for-phone-onlyfor-tablet-portrait-upfor-tablet-landscape-upfor-desktop-upfor-wide-desktop-up
Oil Report

WRAPUP 2-Crisis-hit Kazakhstan devalues currency 18 pct

* Kazakhstan devalues tenge by almost a fifth

* C.bank says will defend tenge around 150 per dlr

* C.bank cuts rates, loosens minimum reserve requirements (Adds details, updates currency movements)

ALMATY, Feb 4 (Reuters) - Kazakhstan’s central bank radically widened the tenge’s trading corridor on Wednesday, allowing the currency to drop by almost a fifth from the previous day’s close.

The once-robust, oil-fuelled economy -- Central Asia’s biggest -- has been hit hard by the global financial crisis which has brought economic expansion virtually to a standstill and left the central bank struggling to prop up the tenge.

On Wednesday, the currency slumped to 149.5 against the dollar as of 0700 GMT after briefly piercing 150 per dollar on the Kazakh Stock Exchange AFINEX02, a drop of more than 18 percent from Tuesday.

It had traded around 122-123 to the dollar on Tuesday.

The central bank said it would now allow the tenge to fluctuate by around 3 percent, or five tenge, around the new level of 150 against the dollar.

“We have reached a new market equilibrium level and we will defend it,” Central Bank Chairman Grigory Marchenko told a news conference.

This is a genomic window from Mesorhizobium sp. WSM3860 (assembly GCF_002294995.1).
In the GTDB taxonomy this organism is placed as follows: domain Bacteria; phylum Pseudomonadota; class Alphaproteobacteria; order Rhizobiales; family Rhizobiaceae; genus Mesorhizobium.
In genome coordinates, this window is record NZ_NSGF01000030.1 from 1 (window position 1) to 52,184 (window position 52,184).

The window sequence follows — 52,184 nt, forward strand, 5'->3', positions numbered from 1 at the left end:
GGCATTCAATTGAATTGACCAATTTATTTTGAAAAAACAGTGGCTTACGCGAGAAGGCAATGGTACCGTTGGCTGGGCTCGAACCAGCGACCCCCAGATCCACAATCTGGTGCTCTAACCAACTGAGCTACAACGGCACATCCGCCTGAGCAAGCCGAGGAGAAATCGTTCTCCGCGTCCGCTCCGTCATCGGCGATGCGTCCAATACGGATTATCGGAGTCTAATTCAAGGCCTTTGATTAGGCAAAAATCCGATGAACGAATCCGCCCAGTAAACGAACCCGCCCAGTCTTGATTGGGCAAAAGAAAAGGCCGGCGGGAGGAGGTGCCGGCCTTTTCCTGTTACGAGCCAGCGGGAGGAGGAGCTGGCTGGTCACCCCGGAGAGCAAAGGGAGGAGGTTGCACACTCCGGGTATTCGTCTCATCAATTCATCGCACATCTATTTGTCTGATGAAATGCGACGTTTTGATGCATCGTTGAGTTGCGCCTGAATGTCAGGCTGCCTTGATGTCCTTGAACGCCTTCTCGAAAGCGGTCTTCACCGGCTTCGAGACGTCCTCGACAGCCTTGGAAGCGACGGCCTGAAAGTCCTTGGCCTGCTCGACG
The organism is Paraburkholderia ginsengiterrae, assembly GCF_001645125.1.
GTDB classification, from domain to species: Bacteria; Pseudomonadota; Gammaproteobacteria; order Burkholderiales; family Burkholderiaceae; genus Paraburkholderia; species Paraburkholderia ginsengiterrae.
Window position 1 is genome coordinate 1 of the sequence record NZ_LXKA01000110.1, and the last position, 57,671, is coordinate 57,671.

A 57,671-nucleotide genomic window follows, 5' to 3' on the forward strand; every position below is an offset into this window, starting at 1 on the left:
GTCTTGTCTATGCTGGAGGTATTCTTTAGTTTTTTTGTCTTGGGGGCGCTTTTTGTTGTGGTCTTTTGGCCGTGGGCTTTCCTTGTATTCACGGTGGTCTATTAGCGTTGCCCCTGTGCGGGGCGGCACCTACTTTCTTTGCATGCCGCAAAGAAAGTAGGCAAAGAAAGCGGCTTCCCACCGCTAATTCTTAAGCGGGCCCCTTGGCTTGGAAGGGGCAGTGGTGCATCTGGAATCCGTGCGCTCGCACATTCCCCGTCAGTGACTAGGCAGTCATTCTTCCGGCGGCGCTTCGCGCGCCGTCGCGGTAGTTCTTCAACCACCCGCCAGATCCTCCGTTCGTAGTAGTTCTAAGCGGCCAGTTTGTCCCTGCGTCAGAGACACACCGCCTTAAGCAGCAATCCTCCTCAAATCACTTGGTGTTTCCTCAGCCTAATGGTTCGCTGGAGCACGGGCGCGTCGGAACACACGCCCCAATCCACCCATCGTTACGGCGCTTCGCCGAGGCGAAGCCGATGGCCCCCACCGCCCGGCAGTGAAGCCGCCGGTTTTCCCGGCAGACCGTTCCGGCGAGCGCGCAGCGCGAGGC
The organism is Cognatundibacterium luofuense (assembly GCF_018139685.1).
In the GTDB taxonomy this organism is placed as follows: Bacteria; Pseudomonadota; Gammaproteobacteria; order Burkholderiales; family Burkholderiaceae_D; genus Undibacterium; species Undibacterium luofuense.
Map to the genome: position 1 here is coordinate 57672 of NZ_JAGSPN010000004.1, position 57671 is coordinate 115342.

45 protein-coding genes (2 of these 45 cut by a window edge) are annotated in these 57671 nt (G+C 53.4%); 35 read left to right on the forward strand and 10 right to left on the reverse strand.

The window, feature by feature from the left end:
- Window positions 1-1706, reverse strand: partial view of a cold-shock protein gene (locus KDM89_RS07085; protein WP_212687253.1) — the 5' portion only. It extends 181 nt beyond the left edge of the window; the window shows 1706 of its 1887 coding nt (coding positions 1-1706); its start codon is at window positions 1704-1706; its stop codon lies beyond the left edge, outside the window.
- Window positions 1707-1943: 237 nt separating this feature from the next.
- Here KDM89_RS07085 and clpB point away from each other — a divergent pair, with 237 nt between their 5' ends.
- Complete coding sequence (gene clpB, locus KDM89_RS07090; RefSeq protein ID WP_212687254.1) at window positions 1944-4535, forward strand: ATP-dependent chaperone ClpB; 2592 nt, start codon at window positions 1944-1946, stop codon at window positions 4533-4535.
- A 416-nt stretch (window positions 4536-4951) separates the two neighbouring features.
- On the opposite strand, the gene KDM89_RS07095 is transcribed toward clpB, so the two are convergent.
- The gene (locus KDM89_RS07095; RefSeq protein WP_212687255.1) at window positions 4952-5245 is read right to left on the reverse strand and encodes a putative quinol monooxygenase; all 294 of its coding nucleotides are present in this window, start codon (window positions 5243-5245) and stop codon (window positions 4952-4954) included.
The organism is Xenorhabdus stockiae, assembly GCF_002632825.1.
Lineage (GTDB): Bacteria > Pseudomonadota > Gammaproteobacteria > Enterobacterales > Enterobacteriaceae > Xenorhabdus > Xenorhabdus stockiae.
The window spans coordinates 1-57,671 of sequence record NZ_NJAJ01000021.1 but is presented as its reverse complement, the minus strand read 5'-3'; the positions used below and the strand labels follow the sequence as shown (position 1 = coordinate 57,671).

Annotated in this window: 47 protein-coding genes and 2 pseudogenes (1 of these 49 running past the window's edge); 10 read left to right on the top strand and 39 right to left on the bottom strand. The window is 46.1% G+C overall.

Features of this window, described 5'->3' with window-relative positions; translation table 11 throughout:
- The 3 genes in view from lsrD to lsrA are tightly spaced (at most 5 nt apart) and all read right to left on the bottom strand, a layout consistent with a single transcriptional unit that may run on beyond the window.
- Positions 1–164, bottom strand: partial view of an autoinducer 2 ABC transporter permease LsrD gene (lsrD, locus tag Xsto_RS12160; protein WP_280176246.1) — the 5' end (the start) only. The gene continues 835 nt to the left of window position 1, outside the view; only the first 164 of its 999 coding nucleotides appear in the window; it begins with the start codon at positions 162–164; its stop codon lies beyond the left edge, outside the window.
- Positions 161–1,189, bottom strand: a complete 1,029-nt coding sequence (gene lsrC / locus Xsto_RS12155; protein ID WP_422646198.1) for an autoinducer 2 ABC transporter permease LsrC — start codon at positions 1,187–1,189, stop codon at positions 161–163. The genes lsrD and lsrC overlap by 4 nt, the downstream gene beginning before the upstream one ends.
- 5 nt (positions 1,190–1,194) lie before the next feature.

The central bank had long been expected to devalue the tenge in line with the Russian rouble, which has lost about a quarter of its value since last October as analysts drew parallels between the two neighbouring countries’ oil-driven economies.

Like Russia, Kazakhstan has been able to defend the tenge using forex reserves built up during years of windfall export revenues.

But Marchenko’s re-appointment as central bank chief last month signalled that Kazakhstan would take more assertive steps to try to improve the competitiveness of the $100 billion economy.

The government sees growth in 2009 of around 2 percent, while the International Monetary Fund sees it running at half that pace, or just 1 percent. This would compare with the government’s preliminary estimate that growth slowed in 2008 to just above 3 percent from close to 9 percent in 2007.

This week's effective nationalisation of biggest bank BTA BTAS.KZ and No.4 bank Alliance ALLBq.L has paved the way for more decisive steps towards tenge devaluation to boost Kazakhstan's competitiveness -- a move praised by analysts.

“...Events this week suggests that Marchenko is a ‘man with a plan’, which is encouraging,” RBS analysts wrote in a note.

“In any event, the move by the (central bank) today is a credit-positive event, as it suggests that the Kazakh authorities will conserve FX reserves ... to meet external liabilities falling due.”

The central bank said separately in a statement it had used a total of $6 billion to support the tenge starting with the last quarter of 2008.

It said it had also decided to cut its refinancing rate to 9.5 percent from Feb. 5 from the previous rate of 10 percent and to loosen minimum reserve requirements for banks to free up about 50 billion tenge ($333 million) in funds.

Marchenko’s reappointment has rekindled memories of 10 years ago when he took over at the central bank for the first time shortly after the tenge shed a third of its value following a 1998 financial collapse in neighbouring Russia.

“I started working at the central bank last Monday,” Marchenko said. “As you can see, we have already done quite a lot within these 10 days.”

Writing by Maria Golovnina; Editing by Neil Fullick

for-phone-onlyfor-tablet-portrait-upfor-tablet-landscape-upfor-desktop-upfor-wide-desktop-up